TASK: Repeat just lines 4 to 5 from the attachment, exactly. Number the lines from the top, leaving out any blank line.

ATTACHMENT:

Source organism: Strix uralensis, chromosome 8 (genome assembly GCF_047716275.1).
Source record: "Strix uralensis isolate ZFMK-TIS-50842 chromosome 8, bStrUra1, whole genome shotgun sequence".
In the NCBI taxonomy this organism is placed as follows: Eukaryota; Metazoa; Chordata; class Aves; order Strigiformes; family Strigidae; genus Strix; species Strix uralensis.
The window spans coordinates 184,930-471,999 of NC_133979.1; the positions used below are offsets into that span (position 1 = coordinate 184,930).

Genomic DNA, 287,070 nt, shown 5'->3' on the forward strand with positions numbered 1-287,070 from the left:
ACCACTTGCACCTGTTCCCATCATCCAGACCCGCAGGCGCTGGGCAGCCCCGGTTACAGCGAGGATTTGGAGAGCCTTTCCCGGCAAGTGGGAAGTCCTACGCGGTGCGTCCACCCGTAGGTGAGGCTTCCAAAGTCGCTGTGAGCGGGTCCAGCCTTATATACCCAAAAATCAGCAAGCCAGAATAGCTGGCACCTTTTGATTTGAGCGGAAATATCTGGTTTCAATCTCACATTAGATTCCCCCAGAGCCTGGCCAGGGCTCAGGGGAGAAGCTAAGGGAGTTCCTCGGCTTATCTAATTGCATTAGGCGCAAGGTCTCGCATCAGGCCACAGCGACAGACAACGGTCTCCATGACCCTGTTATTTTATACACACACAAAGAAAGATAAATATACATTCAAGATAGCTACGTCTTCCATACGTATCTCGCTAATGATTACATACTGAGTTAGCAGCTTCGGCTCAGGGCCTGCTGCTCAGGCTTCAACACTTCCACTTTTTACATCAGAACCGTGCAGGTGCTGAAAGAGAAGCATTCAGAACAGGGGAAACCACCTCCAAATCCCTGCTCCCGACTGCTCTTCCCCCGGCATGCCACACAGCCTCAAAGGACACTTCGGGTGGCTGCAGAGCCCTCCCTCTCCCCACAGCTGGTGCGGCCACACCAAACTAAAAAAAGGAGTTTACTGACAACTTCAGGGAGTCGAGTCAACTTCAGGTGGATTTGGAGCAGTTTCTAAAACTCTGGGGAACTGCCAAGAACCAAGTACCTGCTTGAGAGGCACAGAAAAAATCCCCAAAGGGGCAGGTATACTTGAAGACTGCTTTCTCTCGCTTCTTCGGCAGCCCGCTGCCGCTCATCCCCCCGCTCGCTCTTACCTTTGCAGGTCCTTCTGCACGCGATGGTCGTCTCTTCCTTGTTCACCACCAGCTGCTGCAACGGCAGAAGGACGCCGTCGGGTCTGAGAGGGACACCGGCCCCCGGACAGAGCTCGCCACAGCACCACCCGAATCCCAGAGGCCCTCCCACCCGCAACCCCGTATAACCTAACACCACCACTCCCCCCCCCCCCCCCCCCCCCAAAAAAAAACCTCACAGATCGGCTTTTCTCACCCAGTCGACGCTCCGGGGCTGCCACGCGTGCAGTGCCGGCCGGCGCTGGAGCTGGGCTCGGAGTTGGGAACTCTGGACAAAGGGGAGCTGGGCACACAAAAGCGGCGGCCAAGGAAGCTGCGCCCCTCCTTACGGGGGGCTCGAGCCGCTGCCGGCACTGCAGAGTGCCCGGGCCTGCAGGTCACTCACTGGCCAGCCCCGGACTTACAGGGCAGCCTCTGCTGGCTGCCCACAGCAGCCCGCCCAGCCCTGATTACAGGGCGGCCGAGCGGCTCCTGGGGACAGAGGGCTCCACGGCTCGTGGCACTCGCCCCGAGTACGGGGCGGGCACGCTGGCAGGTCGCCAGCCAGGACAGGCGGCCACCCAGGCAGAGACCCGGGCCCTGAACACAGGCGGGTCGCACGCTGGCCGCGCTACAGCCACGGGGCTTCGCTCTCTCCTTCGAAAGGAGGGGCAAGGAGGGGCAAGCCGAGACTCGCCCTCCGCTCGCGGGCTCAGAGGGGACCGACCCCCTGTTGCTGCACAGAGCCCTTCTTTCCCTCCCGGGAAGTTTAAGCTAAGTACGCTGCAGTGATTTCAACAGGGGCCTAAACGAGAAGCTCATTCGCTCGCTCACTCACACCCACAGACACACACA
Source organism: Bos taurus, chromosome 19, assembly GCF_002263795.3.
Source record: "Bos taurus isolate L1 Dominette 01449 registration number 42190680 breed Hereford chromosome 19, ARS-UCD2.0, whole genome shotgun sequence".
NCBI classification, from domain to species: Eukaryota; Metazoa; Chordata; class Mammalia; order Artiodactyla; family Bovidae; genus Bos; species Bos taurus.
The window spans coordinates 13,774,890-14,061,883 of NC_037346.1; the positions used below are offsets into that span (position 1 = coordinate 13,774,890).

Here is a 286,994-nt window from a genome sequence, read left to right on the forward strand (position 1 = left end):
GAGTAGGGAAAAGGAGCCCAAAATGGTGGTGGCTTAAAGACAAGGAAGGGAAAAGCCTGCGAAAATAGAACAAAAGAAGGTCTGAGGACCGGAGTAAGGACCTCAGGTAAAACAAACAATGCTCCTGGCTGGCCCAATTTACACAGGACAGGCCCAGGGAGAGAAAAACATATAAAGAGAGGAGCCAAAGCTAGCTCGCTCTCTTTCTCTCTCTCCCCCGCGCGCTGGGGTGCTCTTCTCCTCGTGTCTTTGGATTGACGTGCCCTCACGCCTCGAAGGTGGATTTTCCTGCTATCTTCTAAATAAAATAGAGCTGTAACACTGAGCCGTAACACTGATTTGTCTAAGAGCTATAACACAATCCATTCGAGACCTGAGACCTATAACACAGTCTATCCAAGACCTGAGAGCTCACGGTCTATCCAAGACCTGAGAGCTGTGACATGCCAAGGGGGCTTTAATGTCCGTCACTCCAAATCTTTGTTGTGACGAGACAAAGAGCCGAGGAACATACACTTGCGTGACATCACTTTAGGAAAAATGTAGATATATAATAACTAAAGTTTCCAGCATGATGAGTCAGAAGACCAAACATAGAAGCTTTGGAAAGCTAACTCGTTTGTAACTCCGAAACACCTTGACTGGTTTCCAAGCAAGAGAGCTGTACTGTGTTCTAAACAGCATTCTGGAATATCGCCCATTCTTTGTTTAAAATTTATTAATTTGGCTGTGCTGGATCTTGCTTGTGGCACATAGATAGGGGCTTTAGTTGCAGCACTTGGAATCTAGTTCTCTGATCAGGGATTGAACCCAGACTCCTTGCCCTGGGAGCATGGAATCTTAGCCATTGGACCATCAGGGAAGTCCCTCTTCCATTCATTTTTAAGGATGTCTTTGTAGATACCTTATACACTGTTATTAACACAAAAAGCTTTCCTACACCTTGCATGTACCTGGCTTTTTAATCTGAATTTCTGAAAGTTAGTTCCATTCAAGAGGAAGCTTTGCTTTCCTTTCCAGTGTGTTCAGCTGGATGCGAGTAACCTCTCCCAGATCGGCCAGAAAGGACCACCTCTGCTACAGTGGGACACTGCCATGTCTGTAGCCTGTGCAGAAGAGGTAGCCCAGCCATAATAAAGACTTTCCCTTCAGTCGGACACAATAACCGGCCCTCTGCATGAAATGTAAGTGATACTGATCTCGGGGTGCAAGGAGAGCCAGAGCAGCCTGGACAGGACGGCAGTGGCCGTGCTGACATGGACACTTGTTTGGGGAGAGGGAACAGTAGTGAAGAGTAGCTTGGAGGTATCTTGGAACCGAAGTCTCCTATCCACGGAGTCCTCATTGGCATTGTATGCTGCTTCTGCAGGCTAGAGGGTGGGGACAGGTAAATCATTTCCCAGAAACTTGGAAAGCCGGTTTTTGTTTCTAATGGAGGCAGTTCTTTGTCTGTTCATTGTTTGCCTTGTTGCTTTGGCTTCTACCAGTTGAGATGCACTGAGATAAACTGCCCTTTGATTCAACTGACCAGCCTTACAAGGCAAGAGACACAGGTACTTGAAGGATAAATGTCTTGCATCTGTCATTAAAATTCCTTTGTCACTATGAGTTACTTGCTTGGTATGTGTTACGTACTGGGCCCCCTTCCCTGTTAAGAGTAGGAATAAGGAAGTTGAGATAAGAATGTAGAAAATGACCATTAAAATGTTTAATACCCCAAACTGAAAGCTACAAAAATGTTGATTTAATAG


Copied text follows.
The window spans coordinates 184,930-471,999 of NC_133979.1; the positions used below are offsets into that span (position 1 = coordinate 184,930).

Genomic DNA, 287,070 nt, shown 5'->3' on the forward strand with positions numbered 1-287,070 from the left: